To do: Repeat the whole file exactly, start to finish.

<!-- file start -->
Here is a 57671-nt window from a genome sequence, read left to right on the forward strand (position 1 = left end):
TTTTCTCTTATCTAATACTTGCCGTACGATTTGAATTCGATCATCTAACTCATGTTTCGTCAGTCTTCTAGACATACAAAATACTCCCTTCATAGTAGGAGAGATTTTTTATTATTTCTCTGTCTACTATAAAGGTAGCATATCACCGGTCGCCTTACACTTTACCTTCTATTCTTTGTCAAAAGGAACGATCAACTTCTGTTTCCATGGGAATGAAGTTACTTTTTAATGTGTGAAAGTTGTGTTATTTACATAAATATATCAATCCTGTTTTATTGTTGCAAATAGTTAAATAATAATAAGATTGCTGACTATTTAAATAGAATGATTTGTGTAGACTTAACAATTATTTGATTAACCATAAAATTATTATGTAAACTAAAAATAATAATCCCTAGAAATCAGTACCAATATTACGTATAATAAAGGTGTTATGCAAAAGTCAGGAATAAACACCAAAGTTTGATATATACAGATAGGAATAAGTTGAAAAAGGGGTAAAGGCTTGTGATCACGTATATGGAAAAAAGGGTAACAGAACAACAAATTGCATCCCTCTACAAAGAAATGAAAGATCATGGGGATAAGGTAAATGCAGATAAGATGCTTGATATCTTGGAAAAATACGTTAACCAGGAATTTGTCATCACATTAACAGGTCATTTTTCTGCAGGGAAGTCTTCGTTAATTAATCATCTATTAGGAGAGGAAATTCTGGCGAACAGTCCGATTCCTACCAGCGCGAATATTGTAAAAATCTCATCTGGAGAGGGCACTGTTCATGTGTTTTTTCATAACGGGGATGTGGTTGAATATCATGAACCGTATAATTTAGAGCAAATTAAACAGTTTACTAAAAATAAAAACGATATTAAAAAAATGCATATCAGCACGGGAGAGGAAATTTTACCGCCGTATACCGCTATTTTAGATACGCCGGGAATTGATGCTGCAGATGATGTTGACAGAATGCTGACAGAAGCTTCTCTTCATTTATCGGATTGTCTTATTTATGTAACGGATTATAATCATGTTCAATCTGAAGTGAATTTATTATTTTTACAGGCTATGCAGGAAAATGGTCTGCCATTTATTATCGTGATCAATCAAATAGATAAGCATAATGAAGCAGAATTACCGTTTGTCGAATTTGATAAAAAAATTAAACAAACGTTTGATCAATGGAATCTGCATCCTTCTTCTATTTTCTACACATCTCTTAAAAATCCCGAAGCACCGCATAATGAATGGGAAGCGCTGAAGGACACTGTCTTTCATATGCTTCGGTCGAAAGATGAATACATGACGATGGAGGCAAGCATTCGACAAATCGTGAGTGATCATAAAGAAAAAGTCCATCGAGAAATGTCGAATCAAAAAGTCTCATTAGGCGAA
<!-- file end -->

Here is a 57671-nt window from a genome sequence, read left to right on the forward strand (position 1 = left end):
TTTTCTCTTATCTAATACTTGCCGTACGATTTGAATTCGATCATCTAACTCATGTTTCGTCAGTCTTCTAGACATACAAAATACTCCCTTCATAGTAGGAGAGATTTTTTATTATTTCTCTGTCTACTATAAAGGTAGCATATCACCGGTCGCCTTACACTTTACCTTCTATTCTTTGTCAAAAGGAACGATCAACTTCTGTTTCCATGGGAATGAAGTTACTTTTTAATGTGTGAAAGTTGTGTTATTTACATAAATATATCAATCCTGTTTTATTGTTGCAAATAGTTAAATAATAATAAGATTGCTGACTATTTAAATAGAATGATTTGTGTAGACTTAACAATTATTTGATTAACCATAAAATTATTATGTAAACTAAAAATAATAATCCCTAGAAATCAGTACCAATATTACGTATAATAAAGGTGTTATGCAAAAGTCAGGAATAAACACCAAAGTTTGATATATACAGATAGGAATAAGTTGAAAAAGGGGTAAAGGCTTGTGATCACGTATATGGAAAAAAGGGTAACAGAACAACAAATTGCATCCCTCTACAAAGAAATGAAAGATCATGGGGATAAGGTAAATGCAGATAAGATGCTTGATATCTTGGAAAAATACGTTAACCAGGAATTTGTCATCACATTAACAGGTCATTTTTCTGCAGGGAAGTCTTCGTTAATTAATCATCTATTAGGAGAGGAAATTCTGGCGAACAGTCCGATTCCTACCAGCGCGAATATTGTAAAAATCTCATCTGGAGAGGGCACTGTTCATGTGTTTTTTCATAACGGGGATGTGGTTGAATATCATGAACCGTATAATTTAGAGCAAATTAAACAGTTTACTAAAAATAAAAACGATATTAAAAAAATGCATATCAGCACGGGAGAGGAAATTTTACCGCCGTATACCGCTATTTTAGATACGCCGGGAATTGATGCTGCAGATGATGTTGACAGAATGCTGACAGAAGCTTCTCTTCATTTATCGGATTGTCTTATTTATGTAACGGATTATAATCATGTTCAATCTGAAGTGAATTTATTATTTTTACAGGCTATGCAGGAAAATGGTCTGCCATTTATTATCGTGATCAATCAAATAGATAAGCATAATGAAGCAGAATTACCGTTTGTCGAATTTGATAAAAAAATTAAACAAACGTTTGATCAATGGAATCTGCATCCTTCTTCTATTTTCTACACATCTCTTAAAAATCCCGAAGCACCGCATAATGAATGGGAAGCGCTGAAGGACACTGTCTTTCATATGCTTCGGTCGAAAGATGAATACATGACGATGGAGGCAAGCATTCGACAAATCGTGAGTGATCATAAAGAAAAAGTCCATCGAGAAATGTCGAATCAAAAAGTCTCATTAGGCGAA